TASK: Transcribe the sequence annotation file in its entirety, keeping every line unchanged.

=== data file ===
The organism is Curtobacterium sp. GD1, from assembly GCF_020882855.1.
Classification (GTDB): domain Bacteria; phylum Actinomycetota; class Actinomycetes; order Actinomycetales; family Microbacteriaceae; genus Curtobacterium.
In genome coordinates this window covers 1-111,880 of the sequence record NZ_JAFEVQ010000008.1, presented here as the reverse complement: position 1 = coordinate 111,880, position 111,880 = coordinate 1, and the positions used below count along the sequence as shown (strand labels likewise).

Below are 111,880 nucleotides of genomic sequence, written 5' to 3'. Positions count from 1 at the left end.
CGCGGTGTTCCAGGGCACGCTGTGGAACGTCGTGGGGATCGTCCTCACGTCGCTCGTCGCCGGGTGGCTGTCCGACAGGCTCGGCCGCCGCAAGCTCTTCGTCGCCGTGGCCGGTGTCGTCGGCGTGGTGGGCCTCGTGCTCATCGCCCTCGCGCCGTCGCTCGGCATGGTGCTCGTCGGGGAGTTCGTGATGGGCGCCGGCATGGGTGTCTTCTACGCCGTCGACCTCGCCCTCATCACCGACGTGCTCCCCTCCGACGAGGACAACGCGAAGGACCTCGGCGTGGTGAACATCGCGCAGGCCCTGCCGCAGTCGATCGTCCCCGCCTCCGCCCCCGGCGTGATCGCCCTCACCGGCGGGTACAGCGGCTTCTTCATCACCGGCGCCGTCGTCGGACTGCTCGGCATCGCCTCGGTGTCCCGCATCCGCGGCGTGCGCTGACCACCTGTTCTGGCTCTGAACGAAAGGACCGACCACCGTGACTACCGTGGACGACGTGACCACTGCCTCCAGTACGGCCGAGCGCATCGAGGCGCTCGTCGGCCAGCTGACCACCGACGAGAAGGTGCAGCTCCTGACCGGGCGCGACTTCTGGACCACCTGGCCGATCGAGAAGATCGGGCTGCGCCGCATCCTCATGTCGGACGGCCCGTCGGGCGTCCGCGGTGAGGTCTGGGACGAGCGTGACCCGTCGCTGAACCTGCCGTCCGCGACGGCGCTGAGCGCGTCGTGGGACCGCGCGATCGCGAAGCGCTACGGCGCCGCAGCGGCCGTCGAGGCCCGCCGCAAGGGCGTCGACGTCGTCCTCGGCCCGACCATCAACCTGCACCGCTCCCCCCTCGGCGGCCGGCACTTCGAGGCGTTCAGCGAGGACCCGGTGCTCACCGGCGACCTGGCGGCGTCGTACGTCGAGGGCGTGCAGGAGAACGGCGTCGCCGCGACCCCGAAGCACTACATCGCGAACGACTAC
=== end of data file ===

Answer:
The organism is Curtobacterium sp. GD1, from assembly GCF_020882855.1.
Classification (GTDB): domain Bacteria; phylum Actinomycetota; class Actinomycetes; order Actinomycetales; family Microbacteriaceae; genus Curtobacterium.
In genome coordinates this window covers 1-111,880 of the sequence record NZ_JAFEVQ010000008.1, presented here as the reverse complement: position 1 = coordinate 111,880, position 111,880 = coordinate 1, and the positions used below count along the sequence as shown (strand labels likewise).

Below are 111,880 nucleotides of genomic sequence, written 5' to 3'. Positions count from 1 at the left end.
CGCGGTGTTCCAGGGCACGCTGTGGAACGTCGTGGGGATCGTCCTCACGTCGCTCGTCGCCGGGTGGCTGTCCGACAGGCTCGGCCGCCGCAAGCTCTTCGTCGCCGTGGCCGGTGTCGTCGGCGTGGTGGGCCTCGTGCTCATCGCCCTCGCGCCGTCGCTCGGCATGGTGCTCGTCGGGGAGTTCGTGATGGGCGCCGGCATGGGTGTCTTCTACGCCGTCGACCTCGCCCTCATCACCGACGTGCTCCCCTCCGACGAGGACAACGCGAAGGACCTCGGCGTGGTGAACATCGCGCAGGCCCTGCCGCAGTCGATCGTCCCCGCCTCCGCCCCCGGCGTGATCGCCCTCACCGGCGGGTACAGCGGCTTCTTCATCACCGGCGCCGTCGTCGGACTGCTCGGCATCGCCTCGGTGTCCCGCATCCGCGGCGTGCGCTGACCACCTGTTCTGGCTCTGAACGAAAGGACCGACCACCGTGACTACCGTGGACGACGTGACCACTGCCTCCAGTACGGCCGAGCGCATCGAGGCGCTCGTCGGCCAGCTGACCACCGACGAGAAGGTGCAGCTCCTGACCGGGCGCGACTTCTGGACCACCTGGCCGATCGAGAAGATCGGGCTGCGCCGCATCCTCATGTCGGACGGCCCGTCGGGCGTCCGCGGTGAGGTCTGGGACGAGCGTGACCCGTCGCTGAACCTGCCGTCCGCGACGGCGCTGAGCGCGTCGTGGGACCGCGCGATCGCGAAGCGCTACGGCGCCGCAGCGGCCGTCGAGGCCCGCCGCAAGGGCGTCGACGTCGTCCTCGGCCCGACCATCAACCTGCACCGCTCCCCCCTCGGCGGCCGGCACTTCGAGGCGTTCAGCGAGGACCCGGTGCTCACCGGCGACCTGGCGGCGTCGTACGTCGAGGGCGTGCAGGAGAACGGCGTCGCCGCGACCCCGAAGCACTACATCGCGAACGACTAC